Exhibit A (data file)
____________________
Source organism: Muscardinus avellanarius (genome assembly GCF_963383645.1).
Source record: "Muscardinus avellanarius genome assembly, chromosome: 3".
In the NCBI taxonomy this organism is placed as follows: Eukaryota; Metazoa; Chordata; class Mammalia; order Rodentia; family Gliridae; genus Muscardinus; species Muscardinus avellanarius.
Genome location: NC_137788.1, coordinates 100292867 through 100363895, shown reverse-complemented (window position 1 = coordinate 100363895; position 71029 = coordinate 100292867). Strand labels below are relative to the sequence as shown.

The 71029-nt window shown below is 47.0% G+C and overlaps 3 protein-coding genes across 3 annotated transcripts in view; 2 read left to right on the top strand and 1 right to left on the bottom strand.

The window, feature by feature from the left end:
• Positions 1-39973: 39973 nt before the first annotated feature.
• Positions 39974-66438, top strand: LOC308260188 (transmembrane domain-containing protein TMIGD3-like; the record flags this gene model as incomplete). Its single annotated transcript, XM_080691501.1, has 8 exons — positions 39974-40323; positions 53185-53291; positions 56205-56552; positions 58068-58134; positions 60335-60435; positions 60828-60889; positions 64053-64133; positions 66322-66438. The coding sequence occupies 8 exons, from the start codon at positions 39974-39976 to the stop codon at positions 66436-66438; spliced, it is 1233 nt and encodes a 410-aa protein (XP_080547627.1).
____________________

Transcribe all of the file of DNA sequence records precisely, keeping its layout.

Source organism: Muscardinus avellanarius (genome assembly GCF_963383645.1).
Source record: "Muscardinus avellanarius genome assembly, chromosome: 3".
In the NCBI taxonomy this organism is placed as follows: Eukaryota; Metazoa; Chordata; class Mammalia; order Rodentia; family Gliridae; genus Muscardinus; species Muscardinus avellanarius.
Genome location: NC_137788.1, coordinates 100292867 through 100363895, shown reverse-complemented (window position 1 = coordinate 100363895; position 71029 = coordinate 100292867). Strand labels below are relative to the sequence as shown.

The 71029-nt window shown below is 47.0% G+C and overlaps 3 protein-coding genes across 3 annotated transcripts in view; 2 read left to right on the top strand and 1 right to left on the bottom strand.

The window, feature by feature from the left end:
• Positions 1-39973: 39973 nt before the first annotated feature.
• Positions 39974-66438, top strand: LOC308260188 (transmembrane domain-containing protein TMIGD3-like; the record flags this gene model as incomplete). Its single annotated transcript, XM_080691501.1, has 8 exons — positions 39974-40323; positions 53185-53291; positions 56205-56552; positions 58068-58134; positions 60335-60435; positions 60828-60889; positions 64053-64133; positions 66322-66438. The coding sequence occupies 8 exons, from the start codon at positions 39974-39976 to the stop codon at positions 66436-66438; spliced, it is 1233 nt and encodes a 410-aa protein (XP_080547627.1).